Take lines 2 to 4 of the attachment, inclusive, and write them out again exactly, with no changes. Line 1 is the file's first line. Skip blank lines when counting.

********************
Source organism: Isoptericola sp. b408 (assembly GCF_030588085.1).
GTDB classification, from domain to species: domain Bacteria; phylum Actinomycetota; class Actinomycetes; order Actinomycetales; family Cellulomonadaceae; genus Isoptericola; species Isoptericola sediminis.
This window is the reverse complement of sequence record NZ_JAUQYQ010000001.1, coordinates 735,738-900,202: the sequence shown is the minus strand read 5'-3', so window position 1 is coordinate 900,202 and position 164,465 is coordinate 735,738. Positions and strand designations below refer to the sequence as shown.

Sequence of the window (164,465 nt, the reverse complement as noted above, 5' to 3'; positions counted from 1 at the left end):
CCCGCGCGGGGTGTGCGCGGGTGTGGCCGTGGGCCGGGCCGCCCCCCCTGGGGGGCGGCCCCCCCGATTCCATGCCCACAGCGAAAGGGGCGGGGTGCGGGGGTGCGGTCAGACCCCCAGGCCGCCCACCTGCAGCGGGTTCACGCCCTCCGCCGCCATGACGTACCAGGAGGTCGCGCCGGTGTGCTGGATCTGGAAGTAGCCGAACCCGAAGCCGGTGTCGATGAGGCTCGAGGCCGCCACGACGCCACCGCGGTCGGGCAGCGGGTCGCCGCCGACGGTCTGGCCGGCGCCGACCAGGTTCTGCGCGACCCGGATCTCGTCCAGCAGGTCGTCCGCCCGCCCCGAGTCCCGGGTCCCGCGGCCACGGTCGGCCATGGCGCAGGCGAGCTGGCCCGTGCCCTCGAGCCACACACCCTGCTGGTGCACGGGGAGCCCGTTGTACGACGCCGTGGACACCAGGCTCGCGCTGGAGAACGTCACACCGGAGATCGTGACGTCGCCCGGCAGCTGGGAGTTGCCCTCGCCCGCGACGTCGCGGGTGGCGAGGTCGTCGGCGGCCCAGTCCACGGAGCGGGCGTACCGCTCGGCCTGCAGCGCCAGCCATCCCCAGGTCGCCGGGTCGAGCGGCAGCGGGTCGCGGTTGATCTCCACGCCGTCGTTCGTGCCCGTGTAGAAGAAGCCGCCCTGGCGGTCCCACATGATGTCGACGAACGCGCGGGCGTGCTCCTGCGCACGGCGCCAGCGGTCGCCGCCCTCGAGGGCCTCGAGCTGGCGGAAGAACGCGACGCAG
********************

GTDB classification, from domain to species: domain Bacteria; phylum Actinomycetota; class Actinomycetes; order Actinomycetales; family Cellulomonadaceae; genus Isoptericola; species Isoptericola sediminis.
This window is the reverse complement of sequence record NZ_JAUQYQ010000001.1, coordinates 735,738-900,202: the sequence shown is the minus strand read 5'-3', so window position 1 is coordinate 900,202 and position 164,465 is coordinate 735,738. Positions and strand designations below refer to the sequence as shown.

Sequence of the window (164,465 nt, the reverse complement as noted above, 5' to 3'; positions counted from 1 at the left end):